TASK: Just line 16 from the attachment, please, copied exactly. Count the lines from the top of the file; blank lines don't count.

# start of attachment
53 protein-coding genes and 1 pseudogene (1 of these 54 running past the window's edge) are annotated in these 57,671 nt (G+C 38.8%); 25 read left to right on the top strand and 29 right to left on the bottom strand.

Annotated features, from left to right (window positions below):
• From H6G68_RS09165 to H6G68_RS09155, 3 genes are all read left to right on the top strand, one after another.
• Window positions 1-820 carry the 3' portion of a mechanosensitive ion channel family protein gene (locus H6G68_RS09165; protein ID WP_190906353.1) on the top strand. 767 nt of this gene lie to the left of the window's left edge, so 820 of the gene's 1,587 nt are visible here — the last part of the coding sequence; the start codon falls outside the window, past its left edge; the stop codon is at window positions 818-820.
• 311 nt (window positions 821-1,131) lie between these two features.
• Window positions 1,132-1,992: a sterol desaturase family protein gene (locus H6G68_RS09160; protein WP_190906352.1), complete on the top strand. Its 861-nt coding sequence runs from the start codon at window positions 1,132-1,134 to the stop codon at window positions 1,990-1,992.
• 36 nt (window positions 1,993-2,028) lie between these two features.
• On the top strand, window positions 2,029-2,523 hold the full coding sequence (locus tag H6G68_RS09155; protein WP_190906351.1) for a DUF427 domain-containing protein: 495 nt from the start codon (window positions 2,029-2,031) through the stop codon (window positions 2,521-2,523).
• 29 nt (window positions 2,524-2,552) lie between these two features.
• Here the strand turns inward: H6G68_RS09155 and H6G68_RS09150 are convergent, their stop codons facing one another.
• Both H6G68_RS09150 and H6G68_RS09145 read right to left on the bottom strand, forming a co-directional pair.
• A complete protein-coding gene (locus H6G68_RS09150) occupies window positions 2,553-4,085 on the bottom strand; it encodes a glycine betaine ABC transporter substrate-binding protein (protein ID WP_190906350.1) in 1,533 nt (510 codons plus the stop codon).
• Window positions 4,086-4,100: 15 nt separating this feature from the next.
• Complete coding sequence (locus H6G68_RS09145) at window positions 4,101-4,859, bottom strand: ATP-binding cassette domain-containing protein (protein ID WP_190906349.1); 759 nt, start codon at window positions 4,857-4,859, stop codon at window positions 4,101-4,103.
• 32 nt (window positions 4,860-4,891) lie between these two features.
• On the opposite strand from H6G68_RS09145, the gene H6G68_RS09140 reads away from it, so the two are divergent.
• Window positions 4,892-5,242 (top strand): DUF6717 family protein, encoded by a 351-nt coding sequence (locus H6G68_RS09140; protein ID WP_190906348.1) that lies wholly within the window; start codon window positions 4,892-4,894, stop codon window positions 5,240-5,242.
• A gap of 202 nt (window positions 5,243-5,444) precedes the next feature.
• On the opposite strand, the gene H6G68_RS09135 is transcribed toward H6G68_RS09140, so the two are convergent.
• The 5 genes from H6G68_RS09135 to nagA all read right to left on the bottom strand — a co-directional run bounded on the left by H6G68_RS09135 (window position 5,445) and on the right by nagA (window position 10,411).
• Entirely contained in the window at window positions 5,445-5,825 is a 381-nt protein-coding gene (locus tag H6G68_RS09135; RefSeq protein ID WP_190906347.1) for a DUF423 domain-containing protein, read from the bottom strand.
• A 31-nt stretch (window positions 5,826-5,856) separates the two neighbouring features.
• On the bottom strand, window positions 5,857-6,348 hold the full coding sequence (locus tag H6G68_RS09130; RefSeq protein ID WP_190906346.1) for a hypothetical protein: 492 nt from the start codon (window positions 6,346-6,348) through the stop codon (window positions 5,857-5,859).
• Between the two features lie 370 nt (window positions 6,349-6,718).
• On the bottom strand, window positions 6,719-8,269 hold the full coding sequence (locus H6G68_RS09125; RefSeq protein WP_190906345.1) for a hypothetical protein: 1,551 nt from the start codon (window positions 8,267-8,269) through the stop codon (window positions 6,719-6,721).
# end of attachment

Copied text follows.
• On the opposite strand from H6G68_RS09145, the gene H6G68_RS09140 reads away from it, so the two are divergent.